Porto Vista Hotel Curator Residency 

Period: from 6 May to 18 July, 2019

“No work alone, all works in relation”

Ed Atkins

Video art is a relatively new phenomenon in art history and popular culture. Most accounts attribute its beginnings to the works by Andy Warhol and Nam June Paik in the early 60’s. If most of such accounts explore the experimentation of new tools, they all recognise the fact that once again a technological development would change the art production landscape. Today is almost impossible to visit an exhibition space (private or public) and not face at least one video piece being shown. If this can directly connect with the cultural evolution of imagery literacy from our society, the way we consume video artworks and all other video production, such as youtube video, movies, tv shows, could not be more different.

In our everyday life we can jump and interconnect different videos, from different times and purposes, pausing, forwarding, watching in close-caption, binge watching for hours the same content or dismissing after five seconds a video for considering it already comprehended. The way we relate to videos is digital, in an influx of remix and unconscious edit through social media, sources that now also algorithm-curate the content that we are exposed too.

In contrary, the exhibition space renders the video untamed. The viewer abdicates from all its power in controlling when the play button is clicked, how loud the volume is and most importantly the viewer cannot stop it, only escape from it by leaving the black box.

With the diffusion of devices capable of recording in high quality and compressed format, the medium became accessible and seamlessly incorporated in most phone devices, with a speed for distribution that can only be comparable with the speed that the used technology becomes obsolete, causing a process of an almost natural selection for an infinite content production capability.

Within this ecology of the moving image, the curatorial project aims to produce a joint understanding of the use of video as a method of artwork production, its documentation and how its features underline the production itself through popular narratives, such as pop culture, politics, internet studies, and cinema.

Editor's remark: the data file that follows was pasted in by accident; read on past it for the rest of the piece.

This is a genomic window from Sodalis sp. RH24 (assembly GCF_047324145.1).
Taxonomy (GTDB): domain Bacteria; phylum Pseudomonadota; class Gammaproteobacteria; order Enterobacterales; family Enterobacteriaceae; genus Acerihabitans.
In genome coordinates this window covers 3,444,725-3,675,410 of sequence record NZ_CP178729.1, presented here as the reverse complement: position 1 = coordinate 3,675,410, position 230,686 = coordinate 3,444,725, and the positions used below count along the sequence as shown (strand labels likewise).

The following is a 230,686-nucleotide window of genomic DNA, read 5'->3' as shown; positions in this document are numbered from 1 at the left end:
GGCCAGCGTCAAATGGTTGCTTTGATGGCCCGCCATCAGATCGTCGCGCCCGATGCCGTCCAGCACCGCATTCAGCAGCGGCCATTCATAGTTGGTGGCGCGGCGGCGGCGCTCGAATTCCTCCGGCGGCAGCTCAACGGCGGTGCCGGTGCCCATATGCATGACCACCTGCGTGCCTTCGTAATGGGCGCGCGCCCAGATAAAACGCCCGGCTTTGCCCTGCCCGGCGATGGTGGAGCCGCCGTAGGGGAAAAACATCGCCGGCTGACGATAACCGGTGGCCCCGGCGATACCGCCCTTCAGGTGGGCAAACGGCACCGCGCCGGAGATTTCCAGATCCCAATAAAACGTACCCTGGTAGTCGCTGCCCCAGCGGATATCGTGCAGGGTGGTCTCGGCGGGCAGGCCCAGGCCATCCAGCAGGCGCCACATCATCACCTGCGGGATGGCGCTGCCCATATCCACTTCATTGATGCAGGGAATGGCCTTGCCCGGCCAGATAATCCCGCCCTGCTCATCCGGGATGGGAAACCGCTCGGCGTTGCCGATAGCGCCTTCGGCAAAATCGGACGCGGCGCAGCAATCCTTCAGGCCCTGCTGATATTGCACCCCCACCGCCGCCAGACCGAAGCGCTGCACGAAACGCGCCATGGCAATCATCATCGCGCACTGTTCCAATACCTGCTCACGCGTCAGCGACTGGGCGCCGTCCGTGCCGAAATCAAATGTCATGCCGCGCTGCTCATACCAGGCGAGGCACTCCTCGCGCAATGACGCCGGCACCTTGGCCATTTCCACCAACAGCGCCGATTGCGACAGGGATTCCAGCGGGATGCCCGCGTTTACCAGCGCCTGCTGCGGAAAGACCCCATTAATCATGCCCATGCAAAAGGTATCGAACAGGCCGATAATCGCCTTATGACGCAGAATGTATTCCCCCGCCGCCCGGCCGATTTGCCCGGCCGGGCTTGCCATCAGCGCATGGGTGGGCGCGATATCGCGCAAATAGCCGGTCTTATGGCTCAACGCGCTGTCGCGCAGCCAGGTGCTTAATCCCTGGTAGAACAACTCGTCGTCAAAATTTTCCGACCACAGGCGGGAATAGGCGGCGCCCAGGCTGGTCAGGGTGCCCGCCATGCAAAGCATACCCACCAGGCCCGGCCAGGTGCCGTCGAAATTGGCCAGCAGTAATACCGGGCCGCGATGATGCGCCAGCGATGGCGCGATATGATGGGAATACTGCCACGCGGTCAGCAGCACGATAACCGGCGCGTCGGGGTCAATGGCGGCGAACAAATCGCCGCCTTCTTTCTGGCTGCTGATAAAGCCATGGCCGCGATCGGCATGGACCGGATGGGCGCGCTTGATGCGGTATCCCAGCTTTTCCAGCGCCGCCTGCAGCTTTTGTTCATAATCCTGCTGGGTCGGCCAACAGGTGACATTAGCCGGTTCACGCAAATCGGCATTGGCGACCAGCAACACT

The activities related to this project are divided into three parts:

  1. Lectures

A.1) Video art history, a comparative approach. Lectures+Seminar (8 lectures, 2 hours per event)

The lectures explore the brief history of video art by comparative analyses of two artworks from different periods. The expositive first part will introduce the artists’ practice, the pieces’ production and ways the works have been displayed. The group will then discuss together how the two works converge or diverge in form, context, and content. 

By the end of the course, participants are expected to be able to discourse on video art pieces, be aware of key contemporary artworks of moving image and engage in relevant discussions involving the use of the medium in a holistic way.

Participant artists will be motivated to experiment with video and will be offered specific one to one studio visits especially to discuss the new works.

For details regarding the lectures structure, please, send me an email. 

B) Research

During the residency, I will be able to expand my research on moving image documentation by including in my pool of primary sources the local museums and experts through a series of archive visits, interviews and develop collaborations.

This component also includes studio visits to be carried througouht the residency.

C) Exhibition

By the end of the residency, an exhibition proposal will be presented including artworks observed during studio visits, research process and lectures. Bringing all aspects together in a celebration of the local scene, its most burning themes and an exploration of the moving image including local and international artworks.


For more details on this residency or the programme developed by Porto Vista Hotel and Gallery 1805. Please, send me an email.